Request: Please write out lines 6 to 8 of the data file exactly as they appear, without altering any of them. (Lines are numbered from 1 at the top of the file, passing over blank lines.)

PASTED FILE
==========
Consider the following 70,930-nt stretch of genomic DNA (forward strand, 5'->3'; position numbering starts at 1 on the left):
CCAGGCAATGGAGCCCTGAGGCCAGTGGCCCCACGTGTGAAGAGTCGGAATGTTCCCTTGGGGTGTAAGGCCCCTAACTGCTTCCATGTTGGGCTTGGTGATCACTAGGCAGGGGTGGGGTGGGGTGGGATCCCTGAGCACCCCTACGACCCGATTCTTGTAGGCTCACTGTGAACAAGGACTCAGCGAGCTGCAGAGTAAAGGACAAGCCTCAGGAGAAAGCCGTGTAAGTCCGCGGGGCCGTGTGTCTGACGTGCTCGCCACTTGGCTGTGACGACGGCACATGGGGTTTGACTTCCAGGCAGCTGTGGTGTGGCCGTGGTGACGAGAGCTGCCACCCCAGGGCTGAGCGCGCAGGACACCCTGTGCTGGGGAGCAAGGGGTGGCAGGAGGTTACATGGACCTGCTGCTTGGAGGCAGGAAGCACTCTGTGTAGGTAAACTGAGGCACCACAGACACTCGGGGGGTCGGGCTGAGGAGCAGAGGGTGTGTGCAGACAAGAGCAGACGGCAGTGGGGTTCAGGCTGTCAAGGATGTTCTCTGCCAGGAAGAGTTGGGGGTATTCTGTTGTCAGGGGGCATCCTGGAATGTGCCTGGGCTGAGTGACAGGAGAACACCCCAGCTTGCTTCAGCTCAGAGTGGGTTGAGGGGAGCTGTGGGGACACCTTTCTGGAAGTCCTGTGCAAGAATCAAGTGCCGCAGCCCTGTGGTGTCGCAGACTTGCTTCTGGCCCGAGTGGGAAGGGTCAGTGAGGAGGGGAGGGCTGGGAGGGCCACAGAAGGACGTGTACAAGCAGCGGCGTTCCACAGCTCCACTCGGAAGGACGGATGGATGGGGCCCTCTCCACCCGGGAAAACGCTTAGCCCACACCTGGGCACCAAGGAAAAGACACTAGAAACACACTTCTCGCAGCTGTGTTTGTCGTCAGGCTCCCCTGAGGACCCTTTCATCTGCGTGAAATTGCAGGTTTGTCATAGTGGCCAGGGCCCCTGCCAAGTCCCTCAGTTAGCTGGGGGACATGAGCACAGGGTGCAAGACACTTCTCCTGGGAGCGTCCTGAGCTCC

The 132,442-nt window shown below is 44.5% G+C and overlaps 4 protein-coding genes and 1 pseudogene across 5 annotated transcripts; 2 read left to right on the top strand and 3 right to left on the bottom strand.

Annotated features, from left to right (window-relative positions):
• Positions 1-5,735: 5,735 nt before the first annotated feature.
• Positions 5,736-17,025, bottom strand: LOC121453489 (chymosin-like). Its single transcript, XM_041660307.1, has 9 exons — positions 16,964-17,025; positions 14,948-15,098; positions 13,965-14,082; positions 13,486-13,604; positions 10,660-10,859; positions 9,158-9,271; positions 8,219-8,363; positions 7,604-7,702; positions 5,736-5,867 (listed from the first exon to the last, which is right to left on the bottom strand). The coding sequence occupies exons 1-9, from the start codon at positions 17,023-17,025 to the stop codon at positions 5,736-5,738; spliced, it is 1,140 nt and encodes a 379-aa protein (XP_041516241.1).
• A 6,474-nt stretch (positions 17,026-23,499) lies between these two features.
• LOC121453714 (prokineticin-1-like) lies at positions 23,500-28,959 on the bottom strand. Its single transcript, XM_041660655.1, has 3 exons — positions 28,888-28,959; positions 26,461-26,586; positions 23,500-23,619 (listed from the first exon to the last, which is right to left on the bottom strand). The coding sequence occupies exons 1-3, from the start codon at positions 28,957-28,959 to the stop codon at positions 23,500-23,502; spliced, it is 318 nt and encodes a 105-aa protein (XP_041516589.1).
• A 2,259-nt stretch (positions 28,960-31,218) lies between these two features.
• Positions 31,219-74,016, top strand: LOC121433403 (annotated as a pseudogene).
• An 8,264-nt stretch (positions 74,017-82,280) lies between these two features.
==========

• Positions 5,736-17,025, bottom strand: LOC121453489 (chymosin-like). Its single transcript, XM_041660307.1, has 9 exons — positions 16,964-17,025; positions 14,948-15,098; positions 13,965-14,082; positions 13,486-13,604; positions 10,660-10,859; positions 9,158-9,271; positions 8,219-8,363; positions 7,604-7,702; positions 5,736-5,867 (listed from the first exon to the last, which is right to left on the bottom strand). The coding sequence occupies exons 1-9, from the start codon at positions 17,023-17,025 to the stop codon at positions 5,736-5,738; spliced, it is 1,140 nt and encodes a 379-aa protein (XP_041516241.1).
• A 6,474-nt stretch (positions 17,026-23,499) lies between these two features.
• LOC121453714 (prokineticin-1-like) lies at positions 23,500-28,959 on the bottom strand. Its single transcript, XM_041660655.1, has 3 exons — positions 28,888-28,959; positions 26,461-26,586; positions 23,500-23,619 (listed from the first exon to the last, which is right to left on the bottom strand). The coding sequence occupies exons 1-3, from the start codon at positions 28,957-28,959 to the stop codon at positions 23,500-23,502; spliced, it is 318 nt and encodes a 105-aa protein (XP_041516589.1).